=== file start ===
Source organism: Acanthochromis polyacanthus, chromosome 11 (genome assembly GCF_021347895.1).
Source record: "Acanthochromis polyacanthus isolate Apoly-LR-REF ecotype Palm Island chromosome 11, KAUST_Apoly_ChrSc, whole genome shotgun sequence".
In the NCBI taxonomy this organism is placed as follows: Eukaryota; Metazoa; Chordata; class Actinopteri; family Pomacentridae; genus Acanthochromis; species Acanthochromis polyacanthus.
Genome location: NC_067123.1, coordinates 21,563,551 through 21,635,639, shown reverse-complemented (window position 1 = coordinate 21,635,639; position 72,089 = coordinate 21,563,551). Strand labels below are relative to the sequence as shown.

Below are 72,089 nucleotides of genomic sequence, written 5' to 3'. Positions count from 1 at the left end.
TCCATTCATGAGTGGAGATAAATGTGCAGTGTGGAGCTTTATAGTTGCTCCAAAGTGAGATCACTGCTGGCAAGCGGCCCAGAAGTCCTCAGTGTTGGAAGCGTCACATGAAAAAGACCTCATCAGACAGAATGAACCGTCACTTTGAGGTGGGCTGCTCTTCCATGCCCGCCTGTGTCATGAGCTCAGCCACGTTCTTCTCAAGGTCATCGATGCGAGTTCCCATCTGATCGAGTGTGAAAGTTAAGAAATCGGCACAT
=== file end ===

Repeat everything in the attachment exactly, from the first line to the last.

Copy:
Source organism: Acanthochromis polyacanthus, chromosome 11 (genome assembly GCF_021347895.1).
Source record: "Acanthochromis polyacanthus isolate Apoly-LR-REF ecotype Palm Island chromosome 11, KAUST_Apoly_ChrSc, whole genome shotgun sequence".
In the NCBI taxonomy this organism is placed as follows: Eukaryota; Metazoa; Chordata; class Actinopteri; family Pomacentridae; genus Acanthochromis; species Acanthochromis polyacanthus.
Genome location: NC_067123.1, coordinates 21,563,551 through 21,635,639, shown reverse-complemented (window position 1 = coordinate 21,635,639; position 72,089 = coordinate 21,563,551). Strand labels below are relative to the sequence as shown.

Below are 72,089 nucleotides of genomic sequence, written 5' to 3'. Positions count from 1 at the left end.
TCCATTCATGAGTGGAGATAAATGTGCAGTGTGGAGCTTTATAGTTGCTCCAAAGTGAGATCACTGCTGGCAAGCGGCCCAGAAGTCCTCAGTGTTGGAAGCGTCACATGAAAAAGACCTCATCAGACAGAATGAACCGTCACTTTGAGGTGGGCTGCTCTTCCATGCCCGCCTGTGTCATGAGCTCAGCCACGTTCTTCTCAAGGTCATCGATGCGAGTTCCCATCTGATCGAGTGTGAAAGTTAAGAAATCGGCACAT